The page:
Does Popular Equal Edible?

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When I waitressed at a country club where the manager didn't approve of us servers disparaging any dish, my stock response to customers who asked about a notoriously bad entree was a cheery "People order it!"

I always figured guests understood what my honest non-endorsement meant. But in this age of crowd-sourcing, I suspect the gambit's lost its sting. Increasingly, it seems, servers and diners alike are conflating popularity with merit.

At an uptown restaurant last night, a woman at the table next to mine scanned the menu and asked her server "What's the most popular?" Not surprisingly, he reeled off a list of dishes with the most eye-catching ingredients and intriguing descriptions. I don't need to have eaten in a restaurant to know anything with bacon or lobster is bound to sit high atop the popularity pile. But I do rely on knowledgeable servers to steer me away from travesties like the nearly inedible beef dish that's apparently winning popularity contests at this eatery.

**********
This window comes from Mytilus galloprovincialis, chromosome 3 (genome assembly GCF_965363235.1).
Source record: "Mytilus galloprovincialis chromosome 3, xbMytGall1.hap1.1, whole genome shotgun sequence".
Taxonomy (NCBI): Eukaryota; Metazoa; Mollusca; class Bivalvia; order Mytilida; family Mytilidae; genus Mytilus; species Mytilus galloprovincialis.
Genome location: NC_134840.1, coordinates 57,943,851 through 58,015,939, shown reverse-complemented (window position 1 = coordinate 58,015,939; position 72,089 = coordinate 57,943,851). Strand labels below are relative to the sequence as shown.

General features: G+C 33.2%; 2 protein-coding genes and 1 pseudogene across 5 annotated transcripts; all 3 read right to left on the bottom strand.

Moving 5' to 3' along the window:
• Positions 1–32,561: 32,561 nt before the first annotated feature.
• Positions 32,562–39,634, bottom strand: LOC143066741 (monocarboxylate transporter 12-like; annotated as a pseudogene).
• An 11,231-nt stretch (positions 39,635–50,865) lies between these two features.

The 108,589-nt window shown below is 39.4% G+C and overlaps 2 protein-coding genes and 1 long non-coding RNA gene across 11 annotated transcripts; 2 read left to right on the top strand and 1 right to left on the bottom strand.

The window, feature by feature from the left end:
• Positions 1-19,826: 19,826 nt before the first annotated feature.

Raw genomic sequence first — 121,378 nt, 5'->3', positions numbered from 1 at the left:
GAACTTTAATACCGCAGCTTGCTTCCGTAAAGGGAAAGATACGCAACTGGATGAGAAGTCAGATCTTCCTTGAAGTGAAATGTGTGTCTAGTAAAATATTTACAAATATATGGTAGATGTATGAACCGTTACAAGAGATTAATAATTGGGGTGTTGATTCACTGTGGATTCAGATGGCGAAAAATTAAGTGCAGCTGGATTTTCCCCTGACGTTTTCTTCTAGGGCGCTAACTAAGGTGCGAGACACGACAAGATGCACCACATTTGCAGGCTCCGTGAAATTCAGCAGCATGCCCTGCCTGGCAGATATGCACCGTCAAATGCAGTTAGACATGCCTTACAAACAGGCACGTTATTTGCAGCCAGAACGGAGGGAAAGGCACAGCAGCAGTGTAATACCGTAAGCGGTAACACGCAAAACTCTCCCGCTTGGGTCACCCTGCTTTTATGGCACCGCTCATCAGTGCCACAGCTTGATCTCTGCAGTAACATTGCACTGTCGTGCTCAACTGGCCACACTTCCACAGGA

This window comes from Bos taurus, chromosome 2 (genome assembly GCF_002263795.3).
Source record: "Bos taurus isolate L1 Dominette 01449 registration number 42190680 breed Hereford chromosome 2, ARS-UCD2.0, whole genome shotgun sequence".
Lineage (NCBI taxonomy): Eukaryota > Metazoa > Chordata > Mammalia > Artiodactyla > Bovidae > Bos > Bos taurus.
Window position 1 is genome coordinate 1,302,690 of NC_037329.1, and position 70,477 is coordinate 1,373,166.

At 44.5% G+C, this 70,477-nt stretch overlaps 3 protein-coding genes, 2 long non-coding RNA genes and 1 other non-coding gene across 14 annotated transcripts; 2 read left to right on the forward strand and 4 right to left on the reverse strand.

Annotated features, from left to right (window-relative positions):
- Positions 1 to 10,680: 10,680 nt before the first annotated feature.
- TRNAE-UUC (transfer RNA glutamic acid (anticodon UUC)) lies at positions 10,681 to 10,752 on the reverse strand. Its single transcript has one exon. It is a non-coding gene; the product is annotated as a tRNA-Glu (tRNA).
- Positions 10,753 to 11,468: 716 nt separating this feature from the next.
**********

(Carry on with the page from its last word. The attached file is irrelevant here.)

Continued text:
Still, I can't blame the woman for asking. When I ask servers for recommendations, they now almost always launch into a spiel about the restaurant's most popular items. Sometimes, of course, popularity is warranted: I don't go to Twisted Root for a garden salad. But in most restaurants -- especially newish ones -- basing an order on what everyone else is ordering makes no more sense than only listening to the Billboard 100 or only watching the current top-grossing movie.

I believe a server, who's likely tasted his or her way through the menu, should be able to provide better guidance than a popularity index. But what do you think? Is popularity a reliable indicator of a dish's excellence? (If you want to know which restaurant I'm talking about here, tune into my Dish review in the Observer in two weeks.)


Location Info

Twisted Root Burger Co.

2615 Commerce St., Dallas, TX

Category: Restaurant

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